Document Type

Article

Publication Date

Fall 2001

Abstract

Scholars have long understood that the ideology of manifest destiny congealed out of the millennial ideals embedded in American culture. However, they have not fully appreciated that manifest destiny only became a national ideology by overwhelming the arguments that were first voiced during the Monroe administration to resist the incorporation of Texas into the Union. Understanding how the secular ideals of the classical republican tradition were used to resist the inclusion of Texas can help us understand the crystallization of manifest destiny into a theologized ideology in the 1840s.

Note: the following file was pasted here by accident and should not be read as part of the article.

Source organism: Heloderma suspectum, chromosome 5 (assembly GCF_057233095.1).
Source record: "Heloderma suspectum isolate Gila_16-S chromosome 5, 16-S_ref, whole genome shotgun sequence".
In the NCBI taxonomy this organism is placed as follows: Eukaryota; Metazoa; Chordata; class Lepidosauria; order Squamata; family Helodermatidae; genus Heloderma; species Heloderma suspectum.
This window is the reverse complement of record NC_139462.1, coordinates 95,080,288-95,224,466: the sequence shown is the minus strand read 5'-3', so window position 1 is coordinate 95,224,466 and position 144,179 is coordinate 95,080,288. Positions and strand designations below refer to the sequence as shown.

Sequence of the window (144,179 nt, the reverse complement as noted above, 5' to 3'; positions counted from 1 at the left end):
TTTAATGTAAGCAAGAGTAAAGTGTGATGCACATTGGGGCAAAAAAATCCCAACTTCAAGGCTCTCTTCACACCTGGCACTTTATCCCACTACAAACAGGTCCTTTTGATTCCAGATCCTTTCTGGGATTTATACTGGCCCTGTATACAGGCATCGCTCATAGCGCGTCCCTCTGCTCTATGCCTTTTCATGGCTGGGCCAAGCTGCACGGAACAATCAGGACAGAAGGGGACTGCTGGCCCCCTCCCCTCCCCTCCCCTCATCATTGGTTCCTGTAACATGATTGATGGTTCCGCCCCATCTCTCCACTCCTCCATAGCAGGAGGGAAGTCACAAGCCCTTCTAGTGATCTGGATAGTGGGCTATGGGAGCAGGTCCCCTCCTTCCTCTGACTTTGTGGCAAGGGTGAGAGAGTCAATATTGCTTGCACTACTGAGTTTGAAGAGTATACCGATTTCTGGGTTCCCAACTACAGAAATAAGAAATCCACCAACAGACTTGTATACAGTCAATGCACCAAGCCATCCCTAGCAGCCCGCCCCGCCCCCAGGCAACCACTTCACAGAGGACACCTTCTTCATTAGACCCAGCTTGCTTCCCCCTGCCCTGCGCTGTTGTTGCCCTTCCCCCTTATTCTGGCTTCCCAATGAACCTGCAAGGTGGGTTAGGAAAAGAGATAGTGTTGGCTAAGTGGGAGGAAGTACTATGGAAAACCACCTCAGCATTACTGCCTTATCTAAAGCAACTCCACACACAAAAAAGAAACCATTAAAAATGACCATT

Comments

Copyright © 2001 by Michigan State University. This article originally appeared in Rhetoric & Public Affairs Vol. 4, Iss. 3, 2011, pages 459-493.

Publication Title

Rhetoric & Public Affairs

DOI

1353/rap.2001.0050

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